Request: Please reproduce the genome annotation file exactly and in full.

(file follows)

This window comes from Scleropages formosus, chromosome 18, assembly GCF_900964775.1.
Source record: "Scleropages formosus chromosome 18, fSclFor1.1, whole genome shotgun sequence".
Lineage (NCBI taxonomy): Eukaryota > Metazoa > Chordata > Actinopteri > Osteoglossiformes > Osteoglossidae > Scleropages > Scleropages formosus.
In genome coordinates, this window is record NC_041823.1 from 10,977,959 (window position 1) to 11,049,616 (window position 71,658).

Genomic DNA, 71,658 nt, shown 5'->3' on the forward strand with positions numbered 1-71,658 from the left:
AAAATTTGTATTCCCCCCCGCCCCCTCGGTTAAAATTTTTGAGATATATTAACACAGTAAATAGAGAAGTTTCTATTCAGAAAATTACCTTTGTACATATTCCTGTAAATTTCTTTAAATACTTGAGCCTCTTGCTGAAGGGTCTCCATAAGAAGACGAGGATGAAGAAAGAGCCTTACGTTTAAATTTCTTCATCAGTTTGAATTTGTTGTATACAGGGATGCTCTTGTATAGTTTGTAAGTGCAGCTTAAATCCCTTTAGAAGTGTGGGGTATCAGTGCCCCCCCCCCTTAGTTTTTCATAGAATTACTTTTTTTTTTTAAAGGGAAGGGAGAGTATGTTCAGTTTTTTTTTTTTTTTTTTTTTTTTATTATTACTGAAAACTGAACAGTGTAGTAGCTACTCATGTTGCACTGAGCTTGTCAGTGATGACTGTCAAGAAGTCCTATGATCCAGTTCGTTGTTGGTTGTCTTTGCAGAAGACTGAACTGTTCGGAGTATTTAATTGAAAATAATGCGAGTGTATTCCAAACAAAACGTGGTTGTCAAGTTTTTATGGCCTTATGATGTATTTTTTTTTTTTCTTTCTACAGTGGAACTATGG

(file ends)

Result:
This window comes from Scleropages formosus, chromosome 18, assembly GCF_900964775.1.
Source record: "Scleropages formosus chromosome 18, fSclFor1.1, whole genome shotgun sequence".
Lineage (NCBI taxonomy): Eukaryota > Metazoa > Chordata > Actinopteri > Osteoglossiformes > Osteoglossidae > Scleropages > Scleropages formosus.
In genome coordinates, this window is record NC_041823.1 from 10,977,959 (window position 1) to 11,049,616 (window position 71,658).

Genomic DNA, 71,658 nt, shown 5'->3' on the forward strand with positions numbered 1-71,658 from the left:
AAAATTTGTATTCCCCCCCGCCCCCTCGGTTAAAATTTTTGAGATATATTAACACAGTAAATAGAGAAGTTTCTATTCAGAAAATTACCTTTGTACATATTCCTGTAAATTTCTTTAAATACTTGAGCCTCTTGCTGAAGGGTCTCCATAAGAAGACGAGGATGAAGAAAGAGCCTTACGTTTAAATTTCTTCATCAGTTTGAATTTGTTGTATACAGGGATGCTCTTGTATAGTTTGTAAGTGCAGCTTAAATCCCTTTAGAAGTGTGGGGTATCAGTGCCCCCCCCCCTTAGTTTTTCATAGAATTACTTTTTTTTTTTAAAGGGAAGGGAGAGTATGTTCAGTTTTTTTTTTTTTTTTTTTTTTTTATTATTACTGAAAACTGAACAGTGTAGTAGCTACTCATGTTGCACTGAGCTTGTCAGTGATGACTGTCAAGAAGTCCTATGATCCAGTTCGTTGTTGGTTGTCTTTGCAGAAGACTGAACTGTTCGGAGTATTTAATTGAAAATAATGCGAGTGTATTCCAAACAAAACGTGGTTGTCAAGTTTTTATGGCCTTATGATGTATTTTTTTTTTTTCTTTCTACAGTGGAACTATGG